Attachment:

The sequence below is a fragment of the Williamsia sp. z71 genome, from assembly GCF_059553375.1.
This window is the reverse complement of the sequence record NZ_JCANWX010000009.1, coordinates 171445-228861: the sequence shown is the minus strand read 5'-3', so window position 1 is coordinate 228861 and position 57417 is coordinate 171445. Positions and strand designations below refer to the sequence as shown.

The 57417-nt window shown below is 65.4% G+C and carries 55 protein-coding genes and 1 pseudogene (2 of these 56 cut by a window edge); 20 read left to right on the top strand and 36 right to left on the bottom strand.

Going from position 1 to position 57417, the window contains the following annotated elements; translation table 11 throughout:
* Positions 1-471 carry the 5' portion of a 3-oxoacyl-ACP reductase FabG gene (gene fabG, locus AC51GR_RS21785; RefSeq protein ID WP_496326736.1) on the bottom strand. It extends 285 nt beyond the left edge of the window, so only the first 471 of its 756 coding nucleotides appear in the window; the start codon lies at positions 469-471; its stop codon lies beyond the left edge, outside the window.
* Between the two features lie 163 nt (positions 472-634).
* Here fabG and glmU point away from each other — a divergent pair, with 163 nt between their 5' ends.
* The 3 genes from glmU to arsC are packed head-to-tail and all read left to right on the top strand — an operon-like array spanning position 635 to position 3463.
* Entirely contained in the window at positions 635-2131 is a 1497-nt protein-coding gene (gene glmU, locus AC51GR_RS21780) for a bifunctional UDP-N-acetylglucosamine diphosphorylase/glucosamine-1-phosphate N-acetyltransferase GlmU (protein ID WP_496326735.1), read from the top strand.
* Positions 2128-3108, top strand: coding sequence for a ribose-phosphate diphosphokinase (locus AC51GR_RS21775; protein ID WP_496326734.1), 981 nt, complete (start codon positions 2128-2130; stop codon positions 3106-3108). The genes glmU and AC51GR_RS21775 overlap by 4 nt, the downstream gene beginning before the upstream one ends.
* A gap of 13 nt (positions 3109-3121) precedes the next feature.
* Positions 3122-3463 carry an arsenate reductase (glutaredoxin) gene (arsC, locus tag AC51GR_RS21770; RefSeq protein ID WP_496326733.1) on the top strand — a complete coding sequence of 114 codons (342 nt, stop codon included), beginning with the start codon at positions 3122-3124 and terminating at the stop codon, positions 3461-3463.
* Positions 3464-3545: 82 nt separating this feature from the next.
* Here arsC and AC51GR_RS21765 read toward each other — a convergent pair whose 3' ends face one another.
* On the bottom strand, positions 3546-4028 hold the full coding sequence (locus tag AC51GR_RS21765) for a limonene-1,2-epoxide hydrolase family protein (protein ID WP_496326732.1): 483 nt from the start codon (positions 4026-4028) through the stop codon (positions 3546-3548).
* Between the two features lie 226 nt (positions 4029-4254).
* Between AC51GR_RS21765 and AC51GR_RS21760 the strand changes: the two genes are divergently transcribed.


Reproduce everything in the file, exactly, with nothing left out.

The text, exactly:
The sequence below is a fragment of the Williamsia sp. z71 genome, from assembly GCF_059553375.1.
This window is the reverse complement of the sequence record NZ_JCANWX010000009.1, coordinates 171445-228861: the sequence shown is the minus strand read 5'-3', so window position 1 is coordinate 228861 and position 57417 is coordinate 171445. Positions and strand designations below refer to the sequence as shown.

The 57417-nt window shown below is 65.4% G+C and carries 55 protein-coding genes and 1 pseudogene (2 of these 56 cut by a window edge); 20 read left to right on the top strand and 36 right to left on the bottom strand.

Going from position 1 to position 57417, the window contains the following annotated elements; translation table 11 throughout:
* Positions 1-471 carry the 5' portion of a 3-oxoacyl-ACP reductase FabG gene (gene fabG, locus AC51GR_RS21785; RefSeq protein ID WP_496326736.1) on the bottom strand. It extends 285 nt beyond the left edge of the window, so only the first 471 of its 756 coding nucleotides appear in the window; the start codon lies at positions 469-471; its stop codon lies beyond the left edge, outside the window.
* Between the two features lie 163 nt (positions 472-634).
* Here fabG and glmU point away from each other — a divergent pair, with 163 nt between their 5' ends.
* The 3 genes from glmU to arsC are packed head-to-tail and all read left to right on the top strand — an operon-like array spanning position 635 to position 3463.
* Entirely contained in the window at positions 635-2131 is a 1497-nt protein-coding gene (gene glmU, locus AC51GR_RS21780) for a bifunctional UDP-N-acetylglucosamine diphosphorylase/glucosamine-1-phosphate N-acetyltransferase GlmU (protein ID WP_496326735.1), read from the top strand.
* Positions 2128-3108, top strand: coding sequence for a ribose-phosphate diphosphokinase (locus AC51GR_RS21775; protein ID WP_496326734.1), 981 nt, complete (start codon positions 2128-2130; stop codon positions 3106-3108). The genes glmU and AC51GR_RS21775 overlap by 4 nt, the downstream gene beginning before the upstream one ends.
* A gap of 13 nt (positions 3109-3121) precedes the next feature.
* Positions 3122-3463 carry an arsenate reductase (glutaredoxin) gene (arsC, locus tag AC51GR_RS21770; RefSeq protein ID WP_496326733.1) on the top strand — a complete coding sequence of 114 codons (342 nt, stop codon included), beginning with the start codon at positions 3122-3124 and terminating at the stop codon, positions 3461-3463.
* Positions 3464-3545: 82 nt separating this feature from the next.
* Here arsC and AC51GR_RS21765 read toward each other — a convergent pair whose 3' ends face one another.
* On the bottom strand, positions 3546-4028 hold the full coding sequence (locus tag AC51GR_RS21765) for a limonene-1,2-epoxide hydrolase family protein (protein ID WP_496326732.1): 483 nt from the start codon (positions 4026-4028) through the stop codon (positions 3546-3548).
* Between the two features lie 226 nt (positions 4029-4254).
* Between AC51GR_RS21765 and AC51GR_RS21760 the strand changes: the two genes are divergently transcribed.